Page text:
By | Devdutt Pattanaik | Indian Author
There are primarily three differences that one observes. First, you notice that Hinduism and Buddhism are not separated from each other within the local population. Second, one does not find any influence of Islam. Third, one does not find the influence of Bhakti traditions, although people do talk about Bhakti a lot.
This reveals a unique form of Hinduism that perhaps thrived across India over a thousand years ago, when Buddhism and Hinduism were not separate, when Islam had no weight, and the emotionality and personalisation of god, as seen in the Bhakti tradition, had not become widespread.
Across Kathmandu one finds shrines of Ajati Ajima, or the self-born grandmother, or the primal mother goddess represented by a hole in the wall, indicating the womb that gave birth to the whole world. Great value is clearly placed on the goddess traditions. The most popular holiday is Dussehra. Young girls are seen as forms of the goddess, dressed so, and worshiped during the festival.
Important sections of Nepal have living goddess traditions, in which a virgin girl is worshipped and the king’s legitimacy is based on her blessings. This attribution of the virgin goddess to the kingship is also found across India, where every king is associated with a goddess. For example, Shivaji is associated with Tulja Bhavani, and the Vijayanagara kings are associated with Kanakadurga. Nepal’s most popular local goddess is Taleju, with whom we are told an ancient Nepalese king played the game of dice but then incurred her wrath when he looked upon her with eyes of desire. He appeased her with offerings of buffaloes and bulls, which embody that desire.
Shiva plays a very important role in the Pashupatinath temple. Kashmir Shaivism, which is Vedanta linked to Shiva, is supposed to form here, but the tantric form is far more popular, with Shiva being associated with Bhairav. And one finds a tantric form of Buddhism also. The sleeping image of Vishnu on the coils of a serpent on a lake is identified as Buddha Nilanakantha, thus merging Shaivism, Vaishnavism and Buddhism.
Tantric religion thrives in Nepal. This is evident in the love for red colour and the great comfort with blood sacrifice. Vajrayana Buddhism, which is sexual and violent, with images of Heruka and Vajrayogini, aligns itself more with the Shiv-Shakti tantric tradition of Hinduism. What is conspicuous by its absence is the Bhakti tradition associated with Ram and Krishna. Although there are temples dedicated to Ram and Krishna, the emotions associated with them are not intimate and personal, and hardly romantic.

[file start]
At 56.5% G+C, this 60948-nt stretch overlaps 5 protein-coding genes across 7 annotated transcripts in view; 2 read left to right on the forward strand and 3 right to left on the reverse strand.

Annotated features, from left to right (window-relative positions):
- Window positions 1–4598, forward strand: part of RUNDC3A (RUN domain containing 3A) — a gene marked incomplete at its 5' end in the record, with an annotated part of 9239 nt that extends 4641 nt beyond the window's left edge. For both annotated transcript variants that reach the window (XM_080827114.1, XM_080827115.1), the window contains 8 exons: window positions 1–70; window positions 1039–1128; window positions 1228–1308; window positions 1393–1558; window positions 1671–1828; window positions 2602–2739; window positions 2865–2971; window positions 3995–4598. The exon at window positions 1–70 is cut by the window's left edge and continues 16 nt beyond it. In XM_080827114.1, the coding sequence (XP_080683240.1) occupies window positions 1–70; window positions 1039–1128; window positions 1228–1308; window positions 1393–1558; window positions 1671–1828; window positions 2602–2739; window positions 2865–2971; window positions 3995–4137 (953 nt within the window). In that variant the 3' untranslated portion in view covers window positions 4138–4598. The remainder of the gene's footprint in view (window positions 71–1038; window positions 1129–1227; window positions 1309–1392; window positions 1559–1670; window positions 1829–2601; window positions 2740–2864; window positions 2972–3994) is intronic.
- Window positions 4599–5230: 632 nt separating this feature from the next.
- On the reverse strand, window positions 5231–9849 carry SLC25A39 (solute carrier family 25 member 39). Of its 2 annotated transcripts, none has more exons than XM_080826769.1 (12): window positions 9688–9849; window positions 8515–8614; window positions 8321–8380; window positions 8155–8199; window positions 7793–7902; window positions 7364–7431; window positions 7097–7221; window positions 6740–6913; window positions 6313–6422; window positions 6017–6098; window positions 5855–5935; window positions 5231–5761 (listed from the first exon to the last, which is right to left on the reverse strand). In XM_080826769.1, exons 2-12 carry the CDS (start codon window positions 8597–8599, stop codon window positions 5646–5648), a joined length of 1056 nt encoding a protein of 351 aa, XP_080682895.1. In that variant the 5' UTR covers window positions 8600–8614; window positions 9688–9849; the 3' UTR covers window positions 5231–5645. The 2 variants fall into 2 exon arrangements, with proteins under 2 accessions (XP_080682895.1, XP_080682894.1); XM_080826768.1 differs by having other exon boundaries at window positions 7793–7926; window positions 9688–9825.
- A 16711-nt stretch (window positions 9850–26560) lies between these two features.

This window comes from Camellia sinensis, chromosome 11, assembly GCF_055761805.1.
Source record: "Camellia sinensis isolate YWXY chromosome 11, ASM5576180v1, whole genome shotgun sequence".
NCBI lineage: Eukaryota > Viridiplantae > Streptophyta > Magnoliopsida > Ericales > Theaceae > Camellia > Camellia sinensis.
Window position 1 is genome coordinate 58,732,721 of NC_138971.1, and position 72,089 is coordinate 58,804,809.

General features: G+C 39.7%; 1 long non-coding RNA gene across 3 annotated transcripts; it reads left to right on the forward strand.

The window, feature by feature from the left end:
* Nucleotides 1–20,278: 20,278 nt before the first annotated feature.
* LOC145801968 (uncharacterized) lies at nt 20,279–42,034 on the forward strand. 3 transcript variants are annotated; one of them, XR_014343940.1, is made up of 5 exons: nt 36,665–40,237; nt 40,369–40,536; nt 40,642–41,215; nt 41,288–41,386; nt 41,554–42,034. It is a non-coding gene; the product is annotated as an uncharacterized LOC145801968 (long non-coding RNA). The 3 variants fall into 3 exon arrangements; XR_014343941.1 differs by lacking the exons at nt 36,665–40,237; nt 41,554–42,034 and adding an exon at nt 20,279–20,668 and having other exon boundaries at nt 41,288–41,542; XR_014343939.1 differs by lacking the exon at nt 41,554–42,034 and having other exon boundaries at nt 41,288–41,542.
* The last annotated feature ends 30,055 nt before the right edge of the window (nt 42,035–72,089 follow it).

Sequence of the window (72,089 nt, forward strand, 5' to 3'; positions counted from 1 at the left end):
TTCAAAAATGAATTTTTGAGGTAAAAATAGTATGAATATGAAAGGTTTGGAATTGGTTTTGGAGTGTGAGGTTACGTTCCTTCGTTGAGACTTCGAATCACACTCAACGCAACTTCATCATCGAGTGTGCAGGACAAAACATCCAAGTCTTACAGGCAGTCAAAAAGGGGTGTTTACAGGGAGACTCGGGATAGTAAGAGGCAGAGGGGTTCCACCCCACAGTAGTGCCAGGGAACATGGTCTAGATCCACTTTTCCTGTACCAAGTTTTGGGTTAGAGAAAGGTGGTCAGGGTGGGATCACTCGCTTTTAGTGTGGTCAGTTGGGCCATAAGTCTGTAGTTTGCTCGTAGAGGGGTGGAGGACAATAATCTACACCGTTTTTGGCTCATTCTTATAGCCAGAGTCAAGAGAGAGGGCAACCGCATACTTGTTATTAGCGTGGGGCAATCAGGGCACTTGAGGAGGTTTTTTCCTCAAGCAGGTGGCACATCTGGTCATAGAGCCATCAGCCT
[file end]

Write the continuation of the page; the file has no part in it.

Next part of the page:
In the last few centuries, Nepal has been dominated by the Gurkha, who worship Gorakhnath, a celibate Siddha Yogi. The story goes that he asked the local king for some milk. After drinking the milk, he spat it in the king’s hand. The king, in disgust, withdrew his hand and the milk fell on his feet. Gorakhnath told the king that the milk was to give him wisdom that would have made him the conqueror of all the senses, but, since the milk had been cast on to the ground, the king would but be a conqueror of land. The king thus became a great local king.
The Gorakhpanti traditions are centred around celibacy and the rejection of womanhood and the goddess. However, as the king conquered the Nepalese land, where the goddess plays an important role, he submitted to the power of the goddess, too. The oldest form of Hinduism revolves around the goddess, as the earth is associated with the goddess. A piece of the earth was controlled by a man, who was the king, or the Kshetra Narayan, and she was the goddess of the earth: the wife who gave the man children and food, in exchange for the protection he gave her. This relation between the earth and its protector is represented through the goddess and the king.
In the bhakti tradition, love plays an important role. The emotional connection of god, who is seen as a child, or a lover, is depicted in the Madhur-rasa and Shringar rasa. But in Nepal, the Veer rasa dominates, which is indicative of feudal and martial cultures.